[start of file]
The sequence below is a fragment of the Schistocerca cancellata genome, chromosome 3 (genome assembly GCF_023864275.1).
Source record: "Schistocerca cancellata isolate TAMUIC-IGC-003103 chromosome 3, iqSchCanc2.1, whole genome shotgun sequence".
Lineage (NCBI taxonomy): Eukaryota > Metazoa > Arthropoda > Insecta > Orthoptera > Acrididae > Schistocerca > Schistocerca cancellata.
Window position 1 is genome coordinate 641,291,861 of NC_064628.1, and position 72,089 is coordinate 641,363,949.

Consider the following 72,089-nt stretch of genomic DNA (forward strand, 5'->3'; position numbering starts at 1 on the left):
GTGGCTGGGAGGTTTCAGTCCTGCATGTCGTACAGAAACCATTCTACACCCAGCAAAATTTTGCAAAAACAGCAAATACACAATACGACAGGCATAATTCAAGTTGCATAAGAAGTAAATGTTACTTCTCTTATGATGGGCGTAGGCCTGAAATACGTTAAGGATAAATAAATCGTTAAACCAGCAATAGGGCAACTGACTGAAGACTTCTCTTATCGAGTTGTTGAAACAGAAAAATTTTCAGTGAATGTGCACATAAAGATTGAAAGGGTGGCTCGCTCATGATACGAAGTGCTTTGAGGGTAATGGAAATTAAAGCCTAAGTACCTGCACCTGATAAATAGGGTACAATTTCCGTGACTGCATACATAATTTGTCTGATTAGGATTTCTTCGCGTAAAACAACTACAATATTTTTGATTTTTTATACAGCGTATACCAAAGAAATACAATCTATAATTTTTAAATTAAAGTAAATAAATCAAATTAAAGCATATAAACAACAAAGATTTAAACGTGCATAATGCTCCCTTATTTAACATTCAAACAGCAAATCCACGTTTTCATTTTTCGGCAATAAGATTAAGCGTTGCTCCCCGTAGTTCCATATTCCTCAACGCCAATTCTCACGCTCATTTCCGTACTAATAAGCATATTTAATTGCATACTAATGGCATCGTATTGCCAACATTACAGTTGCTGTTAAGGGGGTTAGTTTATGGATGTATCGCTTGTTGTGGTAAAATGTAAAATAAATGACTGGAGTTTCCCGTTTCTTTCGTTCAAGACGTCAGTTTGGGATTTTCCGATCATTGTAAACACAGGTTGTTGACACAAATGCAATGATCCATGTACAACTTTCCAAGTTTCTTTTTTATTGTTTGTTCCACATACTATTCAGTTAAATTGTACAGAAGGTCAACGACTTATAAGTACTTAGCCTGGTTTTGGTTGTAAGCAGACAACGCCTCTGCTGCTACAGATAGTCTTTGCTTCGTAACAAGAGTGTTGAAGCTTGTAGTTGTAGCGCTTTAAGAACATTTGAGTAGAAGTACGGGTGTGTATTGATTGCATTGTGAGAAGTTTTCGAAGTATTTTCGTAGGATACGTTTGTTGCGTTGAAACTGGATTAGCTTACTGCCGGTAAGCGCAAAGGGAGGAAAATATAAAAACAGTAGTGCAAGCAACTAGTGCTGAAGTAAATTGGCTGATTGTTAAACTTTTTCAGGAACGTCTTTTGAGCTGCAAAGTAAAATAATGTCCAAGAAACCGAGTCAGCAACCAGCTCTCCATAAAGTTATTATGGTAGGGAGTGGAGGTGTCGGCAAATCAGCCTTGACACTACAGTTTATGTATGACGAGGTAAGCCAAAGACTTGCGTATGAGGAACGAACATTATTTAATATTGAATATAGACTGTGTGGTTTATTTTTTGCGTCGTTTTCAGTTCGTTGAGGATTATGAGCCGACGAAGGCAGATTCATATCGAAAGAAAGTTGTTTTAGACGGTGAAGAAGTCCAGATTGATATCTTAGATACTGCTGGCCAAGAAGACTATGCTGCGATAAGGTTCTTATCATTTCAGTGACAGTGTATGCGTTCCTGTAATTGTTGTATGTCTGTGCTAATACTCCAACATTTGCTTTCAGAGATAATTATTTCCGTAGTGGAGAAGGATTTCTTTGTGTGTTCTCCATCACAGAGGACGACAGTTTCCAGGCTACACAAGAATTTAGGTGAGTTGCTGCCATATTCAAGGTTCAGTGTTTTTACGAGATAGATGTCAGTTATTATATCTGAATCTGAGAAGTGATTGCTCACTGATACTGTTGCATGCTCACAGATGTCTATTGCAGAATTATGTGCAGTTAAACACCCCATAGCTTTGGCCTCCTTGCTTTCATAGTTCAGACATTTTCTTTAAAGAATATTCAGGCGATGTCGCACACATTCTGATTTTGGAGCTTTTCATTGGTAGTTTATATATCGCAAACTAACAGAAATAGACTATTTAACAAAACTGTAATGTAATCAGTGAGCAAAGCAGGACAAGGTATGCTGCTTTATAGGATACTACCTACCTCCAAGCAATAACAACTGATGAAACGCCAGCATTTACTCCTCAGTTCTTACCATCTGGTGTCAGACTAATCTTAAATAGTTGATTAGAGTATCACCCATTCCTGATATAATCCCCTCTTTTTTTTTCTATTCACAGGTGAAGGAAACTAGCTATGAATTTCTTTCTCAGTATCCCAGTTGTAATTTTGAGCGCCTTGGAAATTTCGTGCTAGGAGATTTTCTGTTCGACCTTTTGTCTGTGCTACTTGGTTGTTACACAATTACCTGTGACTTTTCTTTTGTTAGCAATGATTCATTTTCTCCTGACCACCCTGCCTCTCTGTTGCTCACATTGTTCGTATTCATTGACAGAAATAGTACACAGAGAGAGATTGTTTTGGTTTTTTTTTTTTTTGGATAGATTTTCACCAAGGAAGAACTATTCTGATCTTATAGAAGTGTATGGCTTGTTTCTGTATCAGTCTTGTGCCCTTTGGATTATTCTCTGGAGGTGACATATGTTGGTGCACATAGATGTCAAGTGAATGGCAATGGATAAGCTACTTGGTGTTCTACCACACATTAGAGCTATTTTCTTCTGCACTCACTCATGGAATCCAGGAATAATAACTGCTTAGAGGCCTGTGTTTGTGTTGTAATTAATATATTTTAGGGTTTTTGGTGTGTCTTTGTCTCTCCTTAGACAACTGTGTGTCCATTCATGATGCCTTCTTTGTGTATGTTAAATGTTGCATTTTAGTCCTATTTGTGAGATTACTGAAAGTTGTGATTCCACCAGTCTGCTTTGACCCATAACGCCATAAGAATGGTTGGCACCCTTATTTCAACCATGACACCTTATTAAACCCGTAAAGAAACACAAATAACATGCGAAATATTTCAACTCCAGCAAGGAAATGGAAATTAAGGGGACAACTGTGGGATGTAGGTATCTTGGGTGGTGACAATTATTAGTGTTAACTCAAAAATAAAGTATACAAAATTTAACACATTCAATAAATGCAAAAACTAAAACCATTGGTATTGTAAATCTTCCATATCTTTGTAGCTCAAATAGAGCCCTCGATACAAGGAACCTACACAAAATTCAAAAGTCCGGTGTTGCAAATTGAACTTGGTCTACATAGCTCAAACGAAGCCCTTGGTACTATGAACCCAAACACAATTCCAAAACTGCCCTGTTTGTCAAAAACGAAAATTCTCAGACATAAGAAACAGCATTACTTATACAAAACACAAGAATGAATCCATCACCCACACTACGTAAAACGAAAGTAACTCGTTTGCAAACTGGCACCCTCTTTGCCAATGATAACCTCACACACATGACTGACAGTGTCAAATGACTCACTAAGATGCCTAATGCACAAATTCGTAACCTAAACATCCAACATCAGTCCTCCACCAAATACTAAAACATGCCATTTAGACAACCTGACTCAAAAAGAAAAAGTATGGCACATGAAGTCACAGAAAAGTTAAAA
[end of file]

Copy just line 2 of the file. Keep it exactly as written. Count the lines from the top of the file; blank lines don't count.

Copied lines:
Source record: "Schistocerca cancellata isolate TAMUIC-IGC-003103 chromosome 3, iqSchCanc2.1, whole genome shotgun sequence".